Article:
Zambia

Power to the peas: new crops change lives in Zambia

Format
News and Press Release
Source
Posted
Originally published
Origin
View original
Emeldah and her daughter show off brown bean mash, cowpea sausages, pea salad and soybean cake. © WFP/Sophie Smeulders

How resilience support from the World Food Programme is improving the livelihoods and health of farming communities

By Sophie Smeulders

This article marks the UN's third World Pulses Day on 10 February

“Pulses changed my life,” says Emeldah, referring to the humble pea family of legumes that includes beans, chickpeas and lentils. “They’ve not only improved my income, but also the health of my family and community as a whole.”

Emeldah lives in Monze – a small farming town in Zambia’s Southern Province – and is one of the 150,000 smallholder farmers that the World Food Programme (WFP) is supporting in the country.

Like most farmers here, she depends on rain-fed agriculture in an area prone to adverse climate conditions: severe droughts and intense rainfall. For generations, all her family grew was maize – a crop highly vulnerable to drought and flooding but which dominates food production in Zambia, where poor dietary diversity means low levels of growth, known as stunting, for 35 percent of children.

“As time went on, dry spells and droughts became longer and more intense, and our community could no longer predict the rainfall pattern,” says Emeldah. “Year by year, I didn’t know if my maize would make it to harvest.” With such unpredictability, Emeldah wanted to take back control of her life. In 2017, she joined her local farmers club, where WFP was providing support to farmers so that they could produce more, reduce post-harvest losses, access new markets and increase their incomes.

Up to 27,000 smallholder farmers like Emeldah have benefited from access to drought-tolerant and nutritious seeds. One of the crops WFP promotes is pulses – such as cowpeas – because they are inexpensive, easy to store, highly nutritious and can withstand drought stress.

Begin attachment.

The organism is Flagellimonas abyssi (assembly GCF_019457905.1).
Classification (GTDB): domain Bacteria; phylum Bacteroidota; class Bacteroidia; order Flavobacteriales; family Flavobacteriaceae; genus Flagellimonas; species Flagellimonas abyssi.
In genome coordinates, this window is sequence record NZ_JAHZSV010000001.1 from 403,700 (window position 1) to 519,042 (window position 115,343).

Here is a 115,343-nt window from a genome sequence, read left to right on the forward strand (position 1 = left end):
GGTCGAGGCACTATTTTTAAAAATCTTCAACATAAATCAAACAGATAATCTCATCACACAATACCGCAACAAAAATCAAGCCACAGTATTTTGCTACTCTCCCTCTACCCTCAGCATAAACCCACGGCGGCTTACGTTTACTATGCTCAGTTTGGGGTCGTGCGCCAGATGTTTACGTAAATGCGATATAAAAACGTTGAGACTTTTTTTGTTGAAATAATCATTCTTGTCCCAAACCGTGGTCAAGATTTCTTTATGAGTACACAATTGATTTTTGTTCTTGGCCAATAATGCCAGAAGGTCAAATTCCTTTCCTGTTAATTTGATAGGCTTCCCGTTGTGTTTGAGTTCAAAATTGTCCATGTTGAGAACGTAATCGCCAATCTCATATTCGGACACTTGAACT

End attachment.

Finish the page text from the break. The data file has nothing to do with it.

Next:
It all started with her first harvest of cowpeas, her biggest ever.

‘’When I was only growing maize, I would earn around 8,000 Zambian kwachas [around US$370] on a good year,” says Emeldah. “Even during the drought in the 2018-19 season ... I harvested 11 tons of cowpeas, worth five times that. None of my maize made it to harvest that year.”

The cowpea yield meant she could put food on her table and pay for her children’s school fees, at a time when hundreds of thousands of farmers sought food assistance after losing entire maize fields.

Gap in the market

Emeldah began growing even more pulses: green beans, soybeans, cowpeas and brown beans, as well as staples such as maize, groundnuts and sweet potatoes.

She also spotted a gap in the market for food items made from pulses. For years, she had made maize fritters to sell to her community. Now, she has diversified her food items and taken her business to a whole new level.

“I’ve learnt how to make sausages, fritters and mince out of cowpeas. I can also make coffee, milk, scones and cake out of soybeans, as well as pea salad and brown bean mash,” she says. “You can literally make anything out of pulses – you can have a completely different meal for breakfast, lunch and dinner, and each meal is packed with protein.

“My community loves the products. The cowpea sausages are a big hit. Each day I make around ZMW 2,000 [US$93] in sales. It used to take me a week to make that selling maize fritters.”

Through training she received from a WFP nutrition group on the importance of a healthy diet, Emeldah also learned to make cowpea porridge.

‘‘I started to make cowpea porridge for children in my community. It helps them grow healthy and strong. I swap my recipes with members of my farmers club and run cooking demonstrations in my village so that we can all benefit,” she explains.

Benefits are threefold in helping tackle the ‘triple burden’ of malnutrition – undernutrition, overweight and obesity – a growing problem in Zambia with obesity rates as high as 23 percent for women and girls.

“I’ve not only seen the health of my children improve, but the health of my community. Our children are strong now, and people are eating my products made from pulses instead of only consuming maize or buying unhealthy processed food in the shops,’’ says Emeldah.

But her story doesn’t end there. After receiving training on entrepreneurship and business management from WFP, Emeldah started to use her profit from selling food items made from pulses and increased harvests to buy and sell other farmers' crops to larger buyers.

Buying in bulk

“In 2020, I earned ZMW 64,000 [US$2,972] from buying other farmers' produce and selling it on to larger buyers,’’ she says. “I attract larger buyers to my farm as I have enough income to buy and bulk produce to make their visit worthwhile.’’

“I used some of my profit to buy goats. I’m in the process of building a storage shed so that I can buy, store and sell even more produce, as well as a shop to sell my food items made from pulses. One day, I hope to earn enough to send my children to university.’’

WFP’s work with smallholder farmers in Zambia is supported by Germany, Sweden, Switzerland, and Green Climate Fund.

Read more here about our work in Zambia.